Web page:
The controversial mathematician, author and essayist John Derbyshire (pictured) provides a good example of concision and clarity in this response to a reader’s point:
• Reader’s point: Seems you really don’t want to associate with NAMs. [I.e. Non-Asian Minorities, 32.9 — JD]
• Author’s reply: Let me tell you who I want to associate with: people like me.
What’s the criterion for “people like me”? Obviously it isn’t race, or I would have made a different choice of marriage partner [Mr. Derbyshire’s wife is Chinese — Mr. C.]. Obviously it isn’t nationality, or I would never have left my home country [He moved from the United Kingdom to the USA — Mr. C.]. It’s not religion, either: my friends run the gamut from High Church Anglican to Falun Gong. It isn’t even politics: my wife, most of our neighbors, and several of my friends, are political liberals.
The criterion, as nearly as I can pin it down, is: I want to associate with bourgeois people — people whose have bourgeois attitudes and behaviors.
It would, it seems to me, be absurd to avoid association with any individual person because of some accidental quality like race (or nationality, or height, or education, or religious confession, or political affiliation). On the other hand, I would prefer to live my life as far away as possible from people who take illegal drugs, or practice promiscuous sexual behavior, or use bad language in ordinary speech, or don’t consider industrious support of self and family to be an important value, or are uninterested in the glories of Western Civilization, or break the law often enough to make themselves interesting to the police.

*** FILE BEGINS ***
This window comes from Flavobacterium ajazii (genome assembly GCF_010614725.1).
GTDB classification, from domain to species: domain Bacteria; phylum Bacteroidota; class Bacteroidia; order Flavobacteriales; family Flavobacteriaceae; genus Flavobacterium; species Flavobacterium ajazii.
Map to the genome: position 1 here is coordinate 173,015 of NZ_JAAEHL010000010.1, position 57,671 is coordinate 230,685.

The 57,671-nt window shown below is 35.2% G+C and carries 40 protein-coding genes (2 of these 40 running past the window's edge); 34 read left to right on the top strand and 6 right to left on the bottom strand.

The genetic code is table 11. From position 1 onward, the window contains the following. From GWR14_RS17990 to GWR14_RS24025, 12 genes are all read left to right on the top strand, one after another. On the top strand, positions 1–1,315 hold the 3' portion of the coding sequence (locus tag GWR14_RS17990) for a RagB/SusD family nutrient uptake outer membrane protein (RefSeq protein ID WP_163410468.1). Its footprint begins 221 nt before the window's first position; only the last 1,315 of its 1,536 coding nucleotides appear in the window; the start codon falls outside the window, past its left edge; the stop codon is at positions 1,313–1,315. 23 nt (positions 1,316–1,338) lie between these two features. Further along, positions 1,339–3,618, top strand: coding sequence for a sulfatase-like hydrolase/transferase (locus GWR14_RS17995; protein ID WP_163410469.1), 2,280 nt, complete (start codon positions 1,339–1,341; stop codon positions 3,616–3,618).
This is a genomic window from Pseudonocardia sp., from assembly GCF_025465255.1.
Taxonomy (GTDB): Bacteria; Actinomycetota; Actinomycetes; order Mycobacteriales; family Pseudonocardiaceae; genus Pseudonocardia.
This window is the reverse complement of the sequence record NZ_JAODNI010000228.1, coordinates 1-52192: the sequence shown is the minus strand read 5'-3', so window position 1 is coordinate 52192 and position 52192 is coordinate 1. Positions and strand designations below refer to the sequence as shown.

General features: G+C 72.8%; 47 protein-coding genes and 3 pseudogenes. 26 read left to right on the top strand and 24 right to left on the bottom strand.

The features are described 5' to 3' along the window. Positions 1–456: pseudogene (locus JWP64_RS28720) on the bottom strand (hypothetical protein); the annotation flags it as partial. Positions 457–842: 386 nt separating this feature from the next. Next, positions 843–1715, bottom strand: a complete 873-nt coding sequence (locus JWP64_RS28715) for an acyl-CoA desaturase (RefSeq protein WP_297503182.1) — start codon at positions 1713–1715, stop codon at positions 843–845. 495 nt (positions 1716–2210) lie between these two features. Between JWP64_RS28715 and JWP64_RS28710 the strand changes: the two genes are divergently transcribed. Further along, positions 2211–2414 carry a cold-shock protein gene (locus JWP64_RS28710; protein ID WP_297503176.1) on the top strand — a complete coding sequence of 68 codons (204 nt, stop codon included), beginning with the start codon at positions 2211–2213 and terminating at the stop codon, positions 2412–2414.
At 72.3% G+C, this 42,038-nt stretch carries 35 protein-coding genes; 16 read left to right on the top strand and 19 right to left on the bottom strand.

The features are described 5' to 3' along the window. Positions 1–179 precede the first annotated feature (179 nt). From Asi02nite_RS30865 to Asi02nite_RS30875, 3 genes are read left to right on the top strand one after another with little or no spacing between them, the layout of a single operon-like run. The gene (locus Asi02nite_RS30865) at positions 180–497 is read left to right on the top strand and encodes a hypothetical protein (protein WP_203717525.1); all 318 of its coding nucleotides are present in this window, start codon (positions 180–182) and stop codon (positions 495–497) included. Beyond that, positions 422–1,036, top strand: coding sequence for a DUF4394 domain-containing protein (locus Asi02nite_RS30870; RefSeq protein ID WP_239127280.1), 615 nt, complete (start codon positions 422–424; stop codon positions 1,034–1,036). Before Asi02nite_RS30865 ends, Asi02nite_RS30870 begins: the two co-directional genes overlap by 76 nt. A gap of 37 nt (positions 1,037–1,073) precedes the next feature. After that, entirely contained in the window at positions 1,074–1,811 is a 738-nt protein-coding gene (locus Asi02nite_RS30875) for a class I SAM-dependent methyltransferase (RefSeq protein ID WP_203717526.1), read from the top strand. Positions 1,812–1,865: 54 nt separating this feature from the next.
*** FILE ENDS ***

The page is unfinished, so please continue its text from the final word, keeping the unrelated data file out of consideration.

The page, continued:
Plenty of NAMs are bourgeois, and plenty of non-NAMs are non-bourgeois. The regrettable fact is, though, that the proportion of bourgeois among NAMs is way lower than among non-NAMs — look at the crime statistics. If I practice generalized NAM avoidance, that is the reason. For example, I want my kids to grow up with bourgeois values. My judgment is, that they are more likely to do so if educated in schools with not too many NAM students. (My local high school is actually 35 percent NAM, which is a tad more than I’d like, but the best I can do on my income. Low-NAM school districts, like other much-desired goods of limited supply, are expensive [32.8].)
To judge from the data in my education chapter [122.9 etc.], my preferences in this regard are shared by most Americans. I certainly don’t see anything wrong with such preferences. If you think there’s something wrong with them, tell me what it is. Then, go tell the couple of hundred million Americans who, to judge by patterns of voluntary residential and educational segregation noted in by book, share my preferences.
Analysis: The reader misstated Mr. Derbyshire’s preferences and insinuated his disagreement with the misstated preferences, so Mr. Derbyshire took pains to restate his preferences. His preferences are complex but he stated them clearly and concisely. Then he politely challenged the reader to state (as opposed to insinuate) his disagreement:
If you think there’s something wrong with [my preferences], tell me what it is.
Please keep in mind that this is a blog about clear writing. When I select samples for this blog, it is because the writing is especially clear (or especially unclear). Any opinions expressed in samples are irrelevant to my purpose here. I’m not pushing opinions; I’m pushing clear writing.
The Takeaway: To improve the clarity of your writing, spend at least 10 minutes a day reading aloud from writers who write clearly. You will see, hear and feel the stark contrast between careful diction and the scatterbrain diction (sample here) that besets us every day. The topic you select for your reading doesn’t matter, because you’re reading for style not content. If you would like a list of recommended writers and works, please email me at joeroy(at)joeroy(dot)com. Ask for my “List of Writers to Absorb.” I will respond via email.